Healthcare in growing economies

Most middle-income countries will be expanding their health systems and expenditure over the coming decade. However they see that even countries with high GDP per capita and relatively high share of GDP on health are struggling to make their systems sustainable. How best to focus the additional spend to avoid the problems that all developed countries are encountering?

Emergent economies have the opportunity to apply next generation precision medicine technologies to make their systems more proactive and cost-effective than the legacy systems that are so dependent on late stage intervention in chronic disease.

Genomic and other ‘omic’ testing enables those likely to suffer disease to be identified early among those who are clearly at risk. Digital solutions can be personalized to act as guides and prompts for individuals to manage their own health life. Precision testing can distinguish those whose disease is likely to progress rapidly from those for whom ‘watchful waiting’ is the best course. And similar tests can be used to match treatment to the underlying molecular profile of the disease in the individual.

Of course, trained medical professionals will still be vital, but the training they receive needs to be tuned to these new technologies and to the increasingly important ‘health coach’ role to steer and support patients’ own efforts in self-care.

In the work we are doing around the world, we are finding great excitement about the power of these new technologies, but also some tough questions about which are most appropriate and affordable for a specific country. We are also encountering the hope that some of the technologies can be developed or adapted locally, so that life science economies can develop, bringing high value jobs into the country. We have seen this occur in other sectors and situations (such as those in Estonia and Israel) where thoughtful strategies have created indigenous industries able to meet local needs and export markets.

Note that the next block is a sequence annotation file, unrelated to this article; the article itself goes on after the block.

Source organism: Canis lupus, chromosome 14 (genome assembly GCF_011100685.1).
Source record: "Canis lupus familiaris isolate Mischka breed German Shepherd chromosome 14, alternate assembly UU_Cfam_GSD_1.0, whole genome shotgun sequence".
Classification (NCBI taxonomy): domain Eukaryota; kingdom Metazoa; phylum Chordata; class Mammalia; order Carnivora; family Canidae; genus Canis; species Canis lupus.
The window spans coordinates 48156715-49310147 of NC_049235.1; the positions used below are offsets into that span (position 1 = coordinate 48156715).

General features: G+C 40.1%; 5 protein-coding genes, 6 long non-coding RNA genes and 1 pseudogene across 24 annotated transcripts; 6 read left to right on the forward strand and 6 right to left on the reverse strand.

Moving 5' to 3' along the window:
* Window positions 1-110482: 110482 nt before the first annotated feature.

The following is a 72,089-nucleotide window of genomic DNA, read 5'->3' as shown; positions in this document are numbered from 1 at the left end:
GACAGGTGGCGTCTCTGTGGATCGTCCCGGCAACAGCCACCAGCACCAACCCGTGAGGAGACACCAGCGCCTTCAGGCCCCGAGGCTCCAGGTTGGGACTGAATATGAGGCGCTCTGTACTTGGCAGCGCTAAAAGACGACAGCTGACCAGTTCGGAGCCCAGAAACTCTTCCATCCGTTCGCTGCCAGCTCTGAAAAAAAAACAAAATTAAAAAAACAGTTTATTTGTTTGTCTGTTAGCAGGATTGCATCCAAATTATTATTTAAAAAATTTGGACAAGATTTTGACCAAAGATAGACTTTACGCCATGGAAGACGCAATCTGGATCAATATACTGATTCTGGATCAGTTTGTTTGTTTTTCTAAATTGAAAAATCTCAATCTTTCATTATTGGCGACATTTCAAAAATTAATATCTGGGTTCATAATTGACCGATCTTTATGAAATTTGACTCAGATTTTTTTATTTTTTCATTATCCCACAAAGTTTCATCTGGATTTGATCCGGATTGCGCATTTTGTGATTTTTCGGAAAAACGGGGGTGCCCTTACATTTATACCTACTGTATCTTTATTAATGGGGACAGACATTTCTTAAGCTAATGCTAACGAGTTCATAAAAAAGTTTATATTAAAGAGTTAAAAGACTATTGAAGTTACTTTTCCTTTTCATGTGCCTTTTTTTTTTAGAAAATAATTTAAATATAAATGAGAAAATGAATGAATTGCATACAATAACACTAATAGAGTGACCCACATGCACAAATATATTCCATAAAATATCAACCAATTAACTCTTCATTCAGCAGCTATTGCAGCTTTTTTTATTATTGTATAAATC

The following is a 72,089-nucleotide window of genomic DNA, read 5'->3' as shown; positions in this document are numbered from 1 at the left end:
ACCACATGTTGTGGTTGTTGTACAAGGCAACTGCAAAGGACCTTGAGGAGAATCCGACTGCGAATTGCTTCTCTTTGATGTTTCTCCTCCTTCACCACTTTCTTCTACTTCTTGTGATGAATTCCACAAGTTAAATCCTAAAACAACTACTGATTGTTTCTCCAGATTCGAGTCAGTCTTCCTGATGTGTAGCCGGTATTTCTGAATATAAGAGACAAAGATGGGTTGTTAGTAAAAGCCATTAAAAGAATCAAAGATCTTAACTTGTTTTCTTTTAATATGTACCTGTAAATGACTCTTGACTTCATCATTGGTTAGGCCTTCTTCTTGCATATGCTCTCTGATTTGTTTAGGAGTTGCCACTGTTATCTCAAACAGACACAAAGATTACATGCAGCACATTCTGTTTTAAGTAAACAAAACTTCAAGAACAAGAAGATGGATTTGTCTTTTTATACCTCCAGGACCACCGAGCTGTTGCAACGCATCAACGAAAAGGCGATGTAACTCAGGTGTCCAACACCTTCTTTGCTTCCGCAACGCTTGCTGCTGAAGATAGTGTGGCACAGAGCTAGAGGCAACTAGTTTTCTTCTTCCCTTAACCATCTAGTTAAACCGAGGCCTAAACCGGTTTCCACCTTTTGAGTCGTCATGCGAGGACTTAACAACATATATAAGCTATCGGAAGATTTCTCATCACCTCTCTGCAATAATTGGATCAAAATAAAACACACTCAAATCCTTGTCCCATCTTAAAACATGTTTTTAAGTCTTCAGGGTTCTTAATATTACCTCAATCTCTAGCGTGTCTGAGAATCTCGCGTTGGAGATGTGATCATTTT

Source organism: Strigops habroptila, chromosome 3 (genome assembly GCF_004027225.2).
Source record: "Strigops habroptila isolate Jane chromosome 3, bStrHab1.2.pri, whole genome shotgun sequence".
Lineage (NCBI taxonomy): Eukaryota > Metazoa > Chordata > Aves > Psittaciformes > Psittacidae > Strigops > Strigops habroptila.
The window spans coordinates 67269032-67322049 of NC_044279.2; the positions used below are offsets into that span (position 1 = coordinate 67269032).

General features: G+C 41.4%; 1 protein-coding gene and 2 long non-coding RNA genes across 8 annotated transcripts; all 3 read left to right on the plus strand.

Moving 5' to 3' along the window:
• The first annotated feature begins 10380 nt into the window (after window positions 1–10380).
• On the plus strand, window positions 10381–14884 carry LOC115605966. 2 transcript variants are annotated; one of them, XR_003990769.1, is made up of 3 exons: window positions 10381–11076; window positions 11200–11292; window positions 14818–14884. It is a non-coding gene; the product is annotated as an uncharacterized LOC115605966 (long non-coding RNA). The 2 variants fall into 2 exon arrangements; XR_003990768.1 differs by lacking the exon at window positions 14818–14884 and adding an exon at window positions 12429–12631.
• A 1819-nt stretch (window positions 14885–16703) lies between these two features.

So both national health and wealth can be advanced by applying precision medicine thinking in a manner best suited to the health system and economy of a country or region. In some cases that may mean national genomic sequencing programmes (like those underway in the UK, US and Saudi Arabia); other countries may be able to take the learnings from these ambitious programmes and develop ways to apply them in cost-effectively.

Digital technologies based on smart phones and Web software may be able to rapidly outstrip those designed to run on diverse hospital computer systems, especially where they can guide individual behaviour and adherence to therapy, exercise regimens and nutrition.

We are entering a new era of medicine, one that may hold fewer advantages for systems mainly based on heroic, high tech interventions in late stage disease - and offer more for those countries able to develop democratized, smart healthcare that can avoid, anticipate and manage disease in real time with the power of precision medicine.

Professor Richard Barker
Founding Director, New Medicine Partners